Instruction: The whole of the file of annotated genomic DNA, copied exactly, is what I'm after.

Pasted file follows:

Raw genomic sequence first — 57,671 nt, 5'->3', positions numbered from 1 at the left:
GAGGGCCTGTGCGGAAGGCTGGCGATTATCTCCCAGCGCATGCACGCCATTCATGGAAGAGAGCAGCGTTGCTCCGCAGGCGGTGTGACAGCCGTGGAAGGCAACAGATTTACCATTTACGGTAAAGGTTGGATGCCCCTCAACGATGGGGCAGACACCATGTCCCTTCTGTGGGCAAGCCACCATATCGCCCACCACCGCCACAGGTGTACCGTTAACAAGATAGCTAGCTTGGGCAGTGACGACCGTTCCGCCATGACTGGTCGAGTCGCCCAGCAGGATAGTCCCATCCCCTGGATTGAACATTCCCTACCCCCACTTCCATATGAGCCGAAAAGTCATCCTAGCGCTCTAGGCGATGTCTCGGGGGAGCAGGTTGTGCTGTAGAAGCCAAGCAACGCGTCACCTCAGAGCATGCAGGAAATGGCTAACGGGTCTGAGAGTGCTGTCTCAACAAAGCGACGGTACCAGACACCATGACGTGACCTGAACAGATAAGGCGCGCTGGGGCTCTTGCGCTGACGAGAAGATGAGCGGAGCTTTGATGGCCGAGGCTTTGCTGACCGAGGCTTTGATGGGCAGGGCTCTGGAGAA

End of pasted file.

Raw genomic sequence first — 57,671 nt, 5'->3', positions numbered from 1 at the left:
GAGGGCCTGTGCGGAAGGCTGGCGATTATCTCCCAGCGCATGCACGCCATTCATGGAAGAGAGCAGCGTTGCTCCGCAGGCGGTGTGACAGCCGTGGAAGGCAACAGATTTACCATTTACGGTAAAGGTTGGATGCCCCTCAACGATGGGGCAGACACCATGTCCCTTCTGTGGGCAAGCCACCATATCGCCCACCACCGCCACAGGTGTACCGTTAACAAGATAGCTAGCTTGGGCAGTGACGACCGTTCCGCCATGACTGGTCGAGTCGCCCAGCAGGATAGTCCCATCCCCTGGATTGAACATTCCCTACCCCCACTTCCATATGAGCCGAAAAGTCATCCTAGCGCTCTAGGCGATGTCTCGGGGGAGCAGGTTGTGCTGTAGAAGCCAAGCAACGCGTCACCTCAGAGCATGCAGGAAATGGCTAACGGGTCTGAGAGTGCTGTCTCAACAAAGCGACGGTACCAGACACCATGACGTGACCTGAACAGATAAGGCGCGCTGGGGCTCTTGCGCTGACGAGAAGATGAGCGGAGCTTTGATGGCCGAGGCTTTGCTGACCGAGGCTTTGATGGGCAGGGCTCTGGAGAA